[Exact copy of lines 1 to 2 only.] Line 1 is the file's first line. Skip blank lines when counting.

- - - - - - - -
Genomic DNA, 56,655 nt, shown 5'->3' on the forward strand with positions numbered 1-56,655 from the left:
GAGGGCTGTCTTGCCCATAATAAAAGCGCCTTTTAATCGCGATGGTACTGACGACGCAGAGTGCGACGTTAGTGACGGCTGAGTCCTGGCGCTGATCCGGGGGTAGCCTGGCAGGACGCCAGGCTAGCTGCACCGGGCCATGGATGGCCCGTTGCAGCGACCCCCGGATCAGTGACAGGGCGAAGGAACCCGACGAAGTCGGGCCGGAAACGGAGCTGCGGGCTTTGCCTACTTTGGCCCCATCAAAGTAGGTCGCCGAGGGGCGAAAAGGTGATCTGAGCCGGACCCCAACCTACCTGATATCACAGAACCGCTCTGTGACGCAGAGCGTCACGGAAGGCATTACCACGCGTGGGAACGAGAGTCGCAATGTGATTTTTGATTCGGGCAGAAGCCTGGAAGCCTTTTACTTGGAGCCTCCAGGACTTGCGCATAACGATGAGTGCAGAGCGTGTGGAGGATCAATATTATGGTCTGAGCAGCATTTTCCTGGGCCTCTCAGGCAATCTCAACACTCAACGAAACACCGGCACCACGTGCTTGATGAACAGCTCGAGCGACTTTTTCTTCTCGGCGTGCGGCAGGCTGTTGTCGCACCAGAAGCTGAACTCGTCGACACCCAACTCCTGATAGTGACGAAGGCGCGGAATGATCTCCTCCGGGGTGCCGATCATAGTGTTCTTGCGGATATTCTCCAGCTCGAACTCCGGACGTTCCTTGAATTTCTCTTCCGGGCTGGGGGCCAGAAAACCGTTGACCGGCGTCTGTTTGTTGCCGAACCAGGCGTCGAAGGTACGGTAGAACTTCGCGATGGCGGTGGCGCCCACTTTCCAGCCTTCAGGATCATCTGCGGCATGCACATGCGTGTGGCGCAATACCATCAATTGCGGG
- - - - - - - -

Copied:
Genomic DNA, 56,655 nt, shown 5'->3' on the forward strand with positions numbered 1-56,655 from the left:
GAGGGCTGTCTTGCCCATAATAAAAGCGCCTTTTAATCGCGATGGTACTGACGACGCAGAGTGCGACGTTAGTGACGGCTGAGTCCTGGCGCTGATCCGGGGGTAGCCTGGCAGGACGCCAGGCTAGCTGCACCGGGCCATGGATGGCCCGTTGCAGCGACCCCCGGATCAGTGACAGGGCGAAGGAACCCGACGAAGTCGGGCCGGAAACGGAGCTGCGGGCTTTGCCTACTTTGGCCCCATCAAAGTAGGTCGCCGAGGGGCGAAAAGGTGATCTGAGCCGGACCCCAACCTACCTGATATCACAGAACCGCTCTGTGACGCAGAGCGTCACGGAAGGCATTACCACGCGTGGGAACGAGAGTCGCAATGTGATTTTTGATTCGGGCAGAAGCCTGGAAGCCTTTTACTTGGAGCCTCCAGGACTTGCGCATAACGATGAGTGCAGAGCGTGTGGAGGATCAATATTATGGTCTGAGCAGCATTTTCCTGGGCCTCTCAGGCAATCTCAACACTCAACGAAACACCGGCACCACGTGCTTGATGAACAGCTCGAGCGACTTTTTCTTCTCGGCGTGCGGCAGGCTGTTGTCGCACCAGAAGCTGAACTCGTCGACACCCAACTCCTGATAGTGACGAAGGCGCGGAATGATCTCCTCCGGGGTGCCGATCATAGTGTTCTTGCGGATATTCTCCAGCTCGAACTCCGGACGTTCCTTGAATTTCTCTTCCGGGCTGGGGGCCAGAAAACCGTTGACCGGCGTCTGTTTGTTGCCGAACCAGGCGTCGAAGGTACGGTAGAACTTCGCGATGGCGGTGGCGCCCACTTTCCAGCCTTCAGGATCATCTGCGGCATGCACATGCGTGTGGCGCAATACCATCAATTGCGGG